We thank PA House Majority Leader, Rep. Kerry A. Benninghoff for his tireless efforts to change adoption records laws in Pennsylvania.
Starting in 2009, Kerry Benninghoff, Pennsylvania House Majority Leader, crafted legislation to allow adoptees access to original birth certificates. Mr. Benninghoff was himself an adoptee. He was inspired to discover his origin and his medical history.
On Nov. 3, 2016, Governor Wolf signed Act 127 of 2016. This Act outlines the process and requirements for adopted individuals to receive a noncertified copy of their original birth record.
This Act went into effect on Nov. 3, 2016.
Adoption News in Pennsylvania
By Laurie Mason Schroeder Of The Morning Call
May 13, 2018
Like many brothers, Marcus and Scott Lingenfelter spent their childhood locked in battle. Maybe it was because they were so different.
Scott, two years older, was an Eagle Scout. Marcus ditched Boy Scouts when he was 15, after realizing that “girls didn’t dig the uniform.”
Scott was a straight A student. Marcus spent a lot of time in detention. Scott decided by age 16 he wanted to be a pastor, thrilling his devoutly Christian parents. Marcus had to be dragged to church each week.
While their constant bickering tested their parents’ patience, the brothers say they never felt less loved because they were adopted.
“We kind of just knew that some children join families through adoption, and some children join families by being born into them,” Scott said. “That didn’t make us any less brothers.”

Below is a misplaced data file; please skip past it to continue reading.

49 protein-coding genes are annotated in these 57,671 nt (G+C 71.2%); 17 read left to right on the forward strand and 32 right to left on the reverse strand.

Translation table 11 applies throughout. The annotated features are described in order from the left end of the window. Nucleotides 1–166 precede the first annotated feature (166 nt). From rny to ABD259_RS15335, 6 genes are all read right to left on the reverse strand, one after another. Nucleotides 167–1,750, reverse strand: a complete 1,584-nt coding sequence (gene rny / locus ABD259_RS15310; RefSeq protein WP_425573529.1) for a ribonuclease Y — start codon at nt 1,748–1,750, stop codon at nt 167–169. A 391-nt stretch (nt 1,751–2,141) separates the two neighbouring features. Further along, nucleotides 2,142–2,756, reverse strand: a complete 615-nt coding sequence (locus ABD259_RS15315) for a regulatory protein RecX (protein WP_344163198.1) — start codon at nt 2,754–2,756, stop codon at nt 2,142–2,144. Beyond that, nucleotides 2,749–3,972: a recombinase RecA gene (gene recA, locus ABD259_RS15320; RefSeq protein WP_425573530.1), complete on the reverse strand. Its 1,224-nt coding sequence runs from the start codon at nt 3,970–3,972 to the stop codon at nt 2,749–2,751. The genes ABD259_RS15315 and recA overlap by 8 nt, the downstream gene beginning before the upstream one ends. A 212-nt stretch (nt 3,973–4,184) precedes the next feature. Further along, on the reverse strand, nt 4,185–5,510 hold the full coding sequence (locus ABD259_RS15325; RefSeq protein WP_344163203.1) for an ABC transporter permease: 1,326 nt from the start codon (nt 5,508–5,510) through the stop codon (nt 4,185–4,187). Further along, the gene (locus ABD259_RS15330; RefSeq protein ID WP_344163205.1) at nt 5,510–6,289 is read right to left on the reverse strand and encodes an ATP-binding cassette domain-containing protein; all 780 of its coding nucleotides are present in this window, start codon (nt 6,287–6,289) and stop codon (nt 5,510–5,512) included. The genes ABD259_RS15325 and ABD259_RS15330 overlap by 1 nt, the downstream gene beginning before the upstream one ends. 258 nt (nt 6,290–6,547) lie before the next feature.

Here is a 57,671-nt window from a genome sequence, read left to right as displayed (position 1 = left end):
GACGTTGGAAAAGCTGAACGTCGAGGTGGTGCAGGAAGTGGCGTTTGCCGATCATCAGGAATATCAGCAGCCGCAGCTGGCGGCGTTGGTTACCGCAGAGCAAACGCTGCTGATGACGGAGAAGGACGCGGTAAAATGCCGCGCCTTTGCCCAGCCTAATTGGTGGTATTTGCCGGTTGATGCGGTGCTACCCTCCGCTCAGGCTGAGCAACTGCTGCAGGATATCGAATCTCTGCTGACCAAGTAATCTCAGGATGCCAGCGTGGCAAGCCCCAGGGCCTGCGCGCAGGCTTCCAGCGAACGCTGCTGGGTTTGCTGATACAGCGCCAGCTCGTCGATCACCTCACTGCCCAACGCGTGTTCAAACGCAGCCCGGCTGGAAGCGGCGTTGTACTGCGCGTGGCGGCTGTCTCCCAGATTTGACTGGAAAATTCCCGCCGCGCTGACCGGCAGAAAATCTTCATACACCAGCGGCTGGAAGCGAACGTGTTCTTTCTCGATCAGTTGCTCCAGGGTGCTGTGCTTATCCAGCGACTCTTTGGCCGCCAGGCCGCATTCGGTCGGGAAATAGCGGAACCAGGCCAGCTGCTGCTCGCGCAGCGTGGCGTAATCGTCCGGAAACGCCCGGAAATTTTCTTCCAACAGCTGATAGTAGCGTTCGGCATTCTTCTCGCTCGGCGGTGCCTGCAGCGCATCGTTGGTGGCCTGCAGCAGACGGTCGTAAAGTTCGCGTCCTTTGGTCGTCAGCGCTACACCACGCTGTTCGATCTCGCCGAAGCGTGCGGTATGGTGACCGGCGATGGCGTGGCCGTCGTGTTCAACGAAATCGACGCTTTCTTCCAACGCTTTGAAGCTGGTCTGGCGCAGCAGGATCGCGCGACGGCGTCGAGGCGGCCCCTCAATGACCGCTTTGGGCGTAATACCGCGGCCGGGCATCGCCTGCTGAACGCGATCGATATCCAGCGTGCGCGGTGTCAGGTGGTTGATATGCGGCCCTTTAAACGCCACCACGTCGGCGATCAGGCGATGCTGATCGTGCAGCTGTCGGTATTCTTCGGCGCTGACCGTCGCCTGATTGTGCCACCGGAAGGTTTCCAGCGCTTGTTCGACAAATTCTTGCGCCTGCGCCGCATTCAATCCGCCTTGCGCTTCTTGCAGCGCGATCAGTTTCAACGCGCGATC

Still, they were curious about their birth parents [read more]
Until November of last year, individuals adopted as children in Pennsylvania had little to no access to verifiable information about their birth mothers or families.
“I spent years searching off and on,” said adoptee Daniel Frank, of Phillipsburg, “It felt like a roller coaster. I’d make some progress, then I’d hit a low point and quit searching.”
Born in Erie in 1967 and adopted at 6 months of age, Frank exhausted every avenue in his quest to discover his personal origin.
“My adoptive family was great,” he said, “but that wasn’t even the point. Something inside was not fulfilled.”
Frank realized he was adopted when, as a 12-year-old, he had a conversation with a classmate. “She said I was ‘special’ like her,” he said, and his adoptive mother confirmed what “special” meant.
A few years later, he began to search. He bought a search manual, scoured courthouse records and repeatedly questioned his birth location, St. Vincent’s Hospital, as well as Catholic Charities. But, none of his inquiries led to any concrete information.
Then, in 2017, state Rep. Kerry Benninghoff, R-Bellefonte, created legislation that would unseal the state’s adoption records, kept totally confidential since 1984. In November 2017, Gov. Tom Wolf signed Act 127, which makes birth certificates available to any person born within the state. The State Department of Health began releasing the certificates a year later. [read more]